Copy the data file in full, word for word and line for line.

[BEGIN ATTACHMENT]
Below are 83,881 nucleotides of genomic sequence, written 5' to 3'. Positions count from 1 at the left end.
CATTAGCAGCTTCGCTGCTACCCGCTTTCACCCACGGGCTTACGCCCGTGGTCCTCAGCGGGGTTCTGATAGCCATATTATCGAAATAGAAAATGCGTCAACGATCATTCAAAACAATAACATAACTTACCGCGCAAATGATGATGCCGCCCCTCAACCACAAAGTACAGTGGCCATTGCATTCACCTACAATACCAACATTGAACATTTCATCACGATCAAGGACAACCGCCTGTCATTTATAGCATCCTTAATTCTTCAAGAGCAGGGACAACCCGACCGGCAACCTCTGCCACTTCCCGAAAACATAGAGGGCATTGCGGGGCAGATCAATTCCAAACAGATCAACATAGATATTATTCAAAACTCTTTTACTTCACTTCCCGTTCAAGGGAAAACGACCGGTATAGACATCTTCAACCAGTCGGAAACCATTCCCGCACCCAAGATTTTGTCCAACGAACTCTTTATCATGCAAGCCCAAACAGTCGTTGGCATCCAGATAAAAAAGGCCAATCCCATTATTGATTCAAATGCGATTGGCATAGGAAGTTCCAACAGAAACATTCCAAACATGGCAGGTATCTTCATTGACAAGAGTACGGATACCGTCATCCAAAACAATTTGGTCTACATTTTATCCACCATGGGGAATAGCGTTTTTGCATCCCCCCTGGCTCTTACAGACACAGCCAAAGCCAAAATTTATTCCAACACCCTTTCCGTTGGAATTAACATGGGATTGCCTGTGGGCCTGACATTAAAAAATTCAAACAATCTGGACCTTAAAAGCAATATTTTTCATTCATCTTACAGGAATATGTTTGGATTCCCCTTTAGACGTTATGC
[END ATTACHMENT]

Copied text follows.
Below are 83,881 nucleotides of genomic sequence, written 5' to 3'. Positions count from 1 at the left end.
CATTAGCAGCTTCGCTGCTACCCGCTTTCACCCACGGGCTTACGCCCGTGGTCCTCAGCGGGGTTCTGATAGCCATATTATCGAAATAGAAAATGCGTCAACGATCATTCAAAACAATAACATAACTTACCGCGCAAATGATGATGCCGCCCCTCAACCACAAAGTACAGTGGCCATTGCATTCACCTACAATACCAACATTGAACATTTCATCACGATCAAGGACAACCGCCTGTCATTTATAGCATCCTTAATTCTTCAAGAGCAGGGACAACCCGACCGGCAACCTCTGCCACTTCCCGAAAACATAGAGGGCATTGCGGGGCAGATCAATTCCAAACAGATCAACATAGATATTATTCAAAACTCTTTTACTTCACTTCCCGTTCAAGGGAAAACGACCGGTATAGACATCTTCAACCAGTCGGAAACCATTCCCGCACCCAAGATTTTGTCCAACGAACTCTTTATCATGCAAGCCCAAACAGTCGTTGGCATCCAGATAAAAAAGGCCAATCCCATTATTGATTCAAATGCGATTGGCATAGGAAGTTCCAACAGAAACATTCCAAACATGGCAGGTATCTTCATTGACAAGAGTACGGATACCGTCATCCAAAACAATTTGGTCTACATTTTATCCACCATGGGGAATAGCGTTTTTGCATCCCCCCTGGCTCTTACAGACACAGCCAAAGCCAAAATTTATTCCAACACCCTTTCCGTTGGAATTAACATGGGATTGCCTGTGGGCCTGACATTAAAAAATTCAAACAATCTGGACCTTAAAAGCAATATTTTTCATTCATCTTACAGGAATATGTTTGGATTCCCCTTTAGACGTTATGC